In a remarkable and uncharacteristic show of logical organisation, I have another photograph of Enoch Burnett this week. The photograph shows a party on what must have been an outing to the seaside. I suspect that it was taken in the 1930s as Enoch died in 1948 and I can't see that there would have been spare fuel to take people to the seaside during the war. Maybe it was a charabanc trip from the local chapel in Bradford, maybe it was a pub outing : nobody knows and fewer care. I am able to identify my grandparents thanks to a penciled inscription on the back and I have marked them on this following enlargement.
Who the rest are, I don't know. A more interesting question is where was the photograph taken. The large building in the foreground looked too substantial to be another lighthouse and the angle of the curve wasn't quite right. After gazing at the building for a while I suddenly thought I recognised it from seaside trips of my own as a young lad. I checked a number of photographs on-line and I am now certain that the original photograph was taken in New Brighton, just across the River Mersey from the port of Liverpool. You can make out the same massive stone walls and the same relationship with the lighthouse in this modern photograph.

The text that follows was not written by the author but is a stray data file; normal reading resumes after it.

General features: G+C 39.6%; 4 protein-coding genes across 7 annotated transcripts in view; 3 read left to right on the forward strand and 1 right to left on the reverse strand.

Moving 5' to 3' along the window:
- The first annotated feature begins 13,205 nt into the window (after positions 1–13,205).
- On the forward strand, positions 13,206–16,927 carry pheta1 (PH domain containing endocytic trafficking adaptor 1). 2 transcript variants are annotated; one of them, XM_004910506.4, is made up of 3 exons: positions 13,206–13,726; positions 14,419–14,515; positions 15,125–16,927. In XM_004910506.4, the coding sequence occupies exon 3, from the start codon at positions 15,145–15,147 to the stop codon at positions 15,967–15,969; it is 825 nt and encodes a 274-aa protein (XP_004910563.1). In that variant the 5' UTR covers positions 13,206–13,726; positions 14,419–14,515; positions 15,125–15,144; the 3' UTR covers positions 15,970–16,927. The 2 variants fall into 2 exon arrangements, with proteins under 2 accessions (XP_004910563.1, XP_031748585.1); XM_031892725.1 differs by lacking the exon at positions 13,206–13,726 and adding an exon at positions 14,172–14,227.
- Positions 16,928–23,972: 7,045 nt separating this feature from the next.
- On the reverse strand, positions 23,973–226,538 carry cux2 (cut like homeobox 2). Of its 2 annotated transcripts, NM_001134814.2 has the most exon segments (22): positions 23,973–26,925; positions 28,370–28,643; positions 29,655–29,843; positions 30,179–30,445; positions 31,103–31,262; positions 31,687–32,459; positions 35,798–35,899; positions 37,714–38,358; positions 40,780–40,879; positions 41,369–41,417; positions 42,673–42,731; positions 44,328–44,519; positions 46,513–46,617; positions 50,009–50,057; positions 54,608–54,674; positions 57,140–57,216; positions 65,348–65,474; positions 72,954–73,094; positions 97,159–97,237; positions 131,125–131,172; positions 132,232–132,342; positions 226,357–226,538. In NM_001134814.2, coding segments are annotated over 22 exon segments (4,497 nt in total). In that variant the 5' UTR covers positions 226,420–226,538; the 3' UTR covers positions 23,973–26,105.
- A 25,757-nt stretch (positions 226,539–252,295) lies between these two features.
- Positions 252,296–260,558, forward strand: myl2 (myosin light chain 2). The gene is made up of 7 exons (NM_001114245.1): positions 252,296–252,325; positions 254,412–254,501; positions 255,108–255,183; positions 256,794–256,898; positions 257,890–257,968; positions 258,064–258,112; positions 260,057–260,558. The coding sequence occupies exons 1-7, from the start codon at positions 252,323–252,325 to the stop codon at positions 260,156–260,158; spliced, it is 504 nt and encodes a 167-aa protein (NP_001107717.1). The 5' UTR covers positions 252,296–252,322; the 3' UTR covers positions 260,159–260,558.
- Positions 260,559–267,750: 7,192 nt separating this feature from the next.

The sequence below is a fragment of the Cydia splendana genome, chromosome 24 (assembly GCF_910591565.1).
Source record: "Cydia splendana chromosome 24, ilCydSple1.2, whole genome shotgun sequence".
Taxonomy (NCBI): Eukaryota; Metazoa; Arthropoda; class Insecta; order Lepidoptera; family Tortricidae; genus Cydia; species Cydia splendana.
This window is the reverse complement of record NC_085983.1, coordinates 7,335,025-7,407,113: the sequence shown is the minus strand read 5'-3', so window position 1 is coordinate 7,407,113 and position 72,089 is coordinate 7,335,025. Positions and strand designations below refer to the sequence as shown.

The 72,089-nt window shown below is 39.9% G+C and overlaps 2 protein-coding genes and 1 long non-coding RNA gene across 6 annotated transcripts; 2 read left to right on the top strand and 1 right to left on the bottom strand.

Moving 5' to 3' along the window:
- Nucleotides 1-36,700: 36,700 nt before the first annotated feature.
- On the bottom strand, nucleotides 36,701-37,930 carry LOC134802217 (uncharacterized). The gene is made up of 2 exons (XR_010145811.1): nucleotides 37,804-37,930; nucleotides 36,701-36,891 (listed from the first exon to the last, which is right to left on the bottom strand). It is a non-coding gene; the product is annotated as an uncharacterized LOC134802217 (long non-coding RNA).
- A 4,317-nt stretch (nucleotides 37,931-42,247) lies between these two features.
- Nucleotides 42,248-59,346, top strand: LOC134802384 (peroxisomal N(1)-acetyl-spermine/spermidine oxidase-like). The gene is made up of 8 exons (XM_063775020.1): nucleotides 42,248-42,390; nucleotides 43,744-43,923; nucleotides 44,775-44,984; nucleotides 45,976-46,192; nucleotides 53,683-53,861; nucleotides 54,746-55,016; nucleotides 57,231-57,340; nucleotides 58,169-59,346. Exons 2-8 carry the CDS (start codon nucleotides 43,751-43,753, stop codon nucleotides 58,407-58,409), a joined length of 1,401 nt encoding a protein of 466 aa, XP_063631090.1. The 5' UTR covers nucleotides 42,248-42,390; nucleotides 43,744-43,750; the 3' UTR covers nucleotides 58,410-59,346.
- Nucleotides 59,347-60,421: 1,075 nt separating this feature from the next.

Both the old fort and the lighthouse are still standing. According to what I have been able to discover, the old fort is used as an occasional rock concert venue whilst the lighthouse can be hired as a place for newly-weds to spend their wedding night! Quite what Enoch and Harriet-Ellen would have made of all that I can't imagine.